A Global Effort:
1/24 Hasegawa Team Schnitzer BMW 318i BTCC 1993

by Tony Paton

 

Introduction

Over a year ago I met a great friend from California, USA, over the Internet in the newsgroup known as RMS. Ever since we have been swapping pictures, tips and kits of all description. In one package from Dan was an unexpected surprise. It was a box of a 1/24 Hasegawa BMW318i with a post-it note on the top with the message "Tony, you can finish this or throw it away". Whatever the case I thought it would be a shame to waste. As I opened the box the body had already been painted and decaled. I emailed Dan and asked why he had given up. He said that he had built it so many times in his head that he lost interest and hoped that I could finish it. "It would make a great IM article if you do" he said. With this encouragement I got to work.

The car was already decaled to represent Steve Soper's BMW 318i from the 1993 British Touring Car Championship. This car (and driver) finished in second place with three wins. The car that won, was his teammate, Joachim Winkelhock, who had five wins. The two cars have the same markings except for red or blue patches on the front windscreen and the corresponding name and numbers of the different drivers.

I started by applying a few small decals to the body then sprayed it gloss coat by Testors. While drying I made up the chassis. There isn't much detail so I decided to add some seatbelts. I had an old Hasegawa set laying around so I used that. The roll cage caused a few headaches by not staying to together but it was finally constructed. The underside was very basic and only took an hour to finish.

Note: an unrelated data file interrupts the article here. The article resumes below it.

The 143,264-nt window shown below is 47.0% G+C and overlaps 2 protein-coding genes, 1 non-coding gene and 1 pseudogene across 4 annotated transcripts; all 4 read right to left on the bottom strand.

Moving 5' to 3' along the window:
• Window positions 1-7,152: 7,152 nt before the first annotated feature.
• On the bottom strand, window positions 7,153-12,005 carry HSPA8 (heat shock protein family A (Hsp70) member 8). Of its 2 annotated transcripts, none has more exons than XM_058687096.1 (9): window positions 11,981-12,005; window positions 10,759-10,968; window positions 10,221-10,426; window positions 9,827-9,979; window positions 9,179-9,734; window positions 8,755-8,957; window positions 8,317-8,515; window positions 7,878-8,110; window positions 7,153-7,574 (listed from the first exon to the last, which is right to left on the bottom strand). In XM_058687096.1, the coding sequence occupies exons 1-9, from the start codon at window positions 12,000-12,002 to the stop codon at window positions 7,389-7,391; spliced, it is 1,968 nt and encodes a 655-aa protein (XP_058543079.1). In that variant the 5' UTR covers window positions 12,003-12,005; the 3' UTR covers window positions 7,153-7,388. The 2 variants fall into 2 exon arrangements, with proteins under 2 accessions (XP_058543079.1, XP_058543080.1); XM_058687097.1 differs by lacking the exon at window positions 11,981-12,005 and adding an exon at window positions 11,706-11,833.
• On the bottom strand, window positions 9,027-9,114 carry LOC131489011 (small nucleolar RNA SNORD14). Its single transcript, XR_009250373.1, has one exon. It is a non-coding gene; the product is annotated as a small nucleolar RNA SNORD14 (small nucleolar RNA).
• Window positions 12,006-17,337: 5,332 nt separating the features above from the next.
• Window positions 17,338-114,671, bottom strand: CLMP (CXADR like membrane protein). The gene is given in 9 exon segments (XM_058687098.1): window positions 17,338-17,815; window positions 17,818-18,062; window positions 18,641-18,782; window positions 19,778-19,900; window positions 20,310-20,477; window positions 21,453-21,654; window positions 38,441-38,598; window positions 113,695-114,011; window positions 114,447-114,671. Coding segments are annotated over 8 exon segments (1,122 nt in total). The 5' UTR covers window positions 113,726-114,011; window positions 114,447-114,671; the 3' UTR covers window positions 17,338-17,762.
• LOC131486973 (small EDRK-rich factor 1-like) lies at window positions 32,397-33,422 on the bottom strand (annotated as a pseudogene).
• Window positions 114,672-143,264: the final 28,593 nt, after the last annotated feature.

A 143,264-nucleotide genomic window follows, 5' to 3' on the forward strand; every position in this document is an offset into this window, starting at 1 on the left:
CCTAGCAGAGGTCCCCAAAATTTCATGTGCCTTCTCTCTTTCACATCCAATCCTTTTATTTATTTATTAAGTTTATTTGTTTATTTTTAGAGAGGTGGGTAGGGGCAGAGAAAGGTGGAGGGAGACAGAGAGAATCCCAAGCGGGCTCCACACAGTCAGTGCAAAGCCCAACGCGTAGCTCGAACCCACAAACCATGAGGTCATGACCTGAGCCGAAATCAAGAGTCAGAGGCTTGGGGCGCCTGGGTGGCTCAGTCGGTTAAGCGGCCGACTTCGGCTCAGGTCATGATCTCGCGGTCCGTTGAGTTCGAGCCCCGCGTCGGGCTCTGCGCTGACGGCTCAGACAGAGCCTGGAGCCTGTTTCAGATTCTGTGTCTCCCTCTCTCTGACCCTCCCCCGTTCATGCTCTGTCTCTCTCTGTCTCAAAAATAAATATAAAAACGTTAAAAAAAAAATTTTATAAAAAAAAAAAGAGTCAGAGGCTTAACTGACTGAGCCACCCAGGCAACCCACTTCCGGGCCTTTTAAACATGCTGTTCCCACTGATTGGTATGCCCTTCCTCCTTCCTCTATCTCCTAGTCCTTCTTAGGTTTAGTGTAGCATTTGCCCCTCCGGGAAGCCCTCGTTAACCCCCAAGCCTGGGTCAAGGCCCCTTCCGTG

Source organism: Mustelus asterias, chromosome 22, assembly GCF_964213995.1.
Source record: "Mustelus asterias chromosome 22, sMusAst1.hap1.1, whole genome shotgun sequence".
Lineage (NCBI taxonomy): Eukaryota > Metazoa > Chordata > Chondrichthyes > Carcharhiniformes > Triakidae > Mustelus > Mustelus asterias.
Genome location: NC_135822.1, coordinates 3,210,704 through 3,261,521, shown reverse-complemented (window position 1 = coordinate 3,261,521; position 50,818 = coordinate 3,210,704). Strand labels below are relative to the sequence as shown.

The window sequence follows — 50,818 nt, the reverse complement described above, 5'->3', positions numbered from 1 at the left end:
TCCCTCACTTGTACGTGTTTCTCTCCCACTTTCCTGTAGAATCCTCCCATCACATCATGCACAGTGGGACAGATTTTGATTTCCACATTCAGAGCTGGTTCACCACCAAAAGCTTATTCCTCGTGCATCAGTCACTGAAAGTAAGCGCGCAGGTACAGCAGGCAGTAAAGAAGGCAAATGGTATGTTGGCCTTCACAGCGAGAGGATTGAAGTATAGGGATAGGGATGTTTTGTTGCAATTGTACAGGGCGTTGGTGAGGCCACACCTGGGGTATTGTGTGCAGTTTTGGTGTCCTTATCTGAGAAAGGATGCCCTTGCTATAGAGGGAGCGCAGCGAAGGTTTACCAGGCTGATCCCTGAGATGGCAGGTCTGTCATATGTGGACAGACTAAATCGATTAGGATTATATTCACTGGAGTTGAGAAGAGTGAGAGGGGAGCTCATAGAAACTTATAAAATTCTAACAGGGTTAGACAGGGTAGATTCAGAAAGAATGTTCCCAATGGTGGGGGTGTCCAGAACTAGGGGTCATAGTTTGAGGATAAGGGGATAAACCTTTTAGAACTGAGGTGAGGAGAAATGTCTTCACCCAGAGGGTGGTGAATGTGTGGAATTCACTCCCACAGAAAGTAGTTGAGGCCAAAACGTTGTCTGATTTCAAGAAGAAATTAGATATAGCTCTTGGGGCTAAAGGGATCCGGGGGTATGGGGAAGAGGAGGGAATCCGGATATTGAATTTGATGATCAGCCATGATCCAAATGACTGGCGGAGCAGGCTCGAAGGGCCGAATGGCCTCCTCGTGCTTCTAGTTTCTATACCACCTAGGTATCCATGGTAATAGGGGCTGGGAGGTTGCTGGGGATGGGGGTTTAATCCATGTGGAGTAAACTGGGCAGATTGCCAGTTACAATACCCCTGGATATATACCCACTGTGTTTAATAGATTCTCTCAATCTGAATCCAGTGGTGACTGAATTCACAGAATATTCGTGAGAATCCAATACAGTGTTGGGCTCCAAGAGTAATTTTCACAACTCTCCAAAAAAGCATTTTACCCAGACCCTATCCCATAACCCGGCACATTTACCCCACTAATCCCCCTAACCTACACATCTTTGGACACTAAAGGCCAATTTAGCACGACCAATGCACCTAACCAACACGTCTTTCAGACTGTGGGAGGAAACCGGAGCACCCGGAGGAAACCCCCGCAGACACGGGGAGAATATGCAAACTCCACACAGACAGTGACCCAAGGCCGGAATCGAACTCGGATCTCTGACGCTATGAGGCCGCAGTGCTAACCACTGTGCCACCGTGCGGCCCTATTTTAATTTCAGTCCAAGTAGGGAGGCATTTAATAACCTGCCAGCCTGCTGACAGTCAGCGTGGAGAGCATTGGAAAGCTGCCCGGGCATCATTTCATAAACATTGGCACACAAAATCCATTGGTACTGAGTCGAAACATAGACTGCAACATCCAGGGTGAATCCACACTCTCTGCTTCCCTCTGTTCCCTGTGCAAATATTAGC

The dash and roll cage were added and the whole thing was complete. The only thing missing were the wheels that were busy drying after having been sprayed gloss white.

The body returned from drying and I added the lights and painted the front grill. While looking at the box pictures for inspiration, I noticed the driver's side window was down with a safety net draped over the opening. I thought that was a good idea and went about it. I cut the window out of the one-piece clear plastic with a hobby knife that was heated with a cigarette lighter. It took a few goes but this avoids cracking the glass.

The remaining windows were painted using the masks and then glued to the body. I then made the net out of strips of black electrical tape. This was glued to the roof of the car with the sticky tape side facing inward.

The body shell was then mated to the chassis. No problems occured and the safety netting remained in place. The cut pieces of glass had to be painted black to represent the window seals which looks convincing. Finally the window decals were placed into position and the wheels attached. The rubber tyres were sanded with a dremel tool to remove the centerline and to produce a worn finish. The last parts attached were the mirrors and wiper blade.

Conclusion

The end result is a pleasing to the eye and clean representation of the BMW 318i, this was one of the fastest builds I undertook. Thanks to Dan pre-decaling it, it took me three days to complete!! (Only working at night after work mind you).

A great combined effort that traveled halfway across the world from the USA to Australia to be completed. A testament to the Internet and what can be learned by sharing.

I'd like to thank my great friend Dan Hartz for his work and donation kit. It makes a great addition to my ever growing collection.


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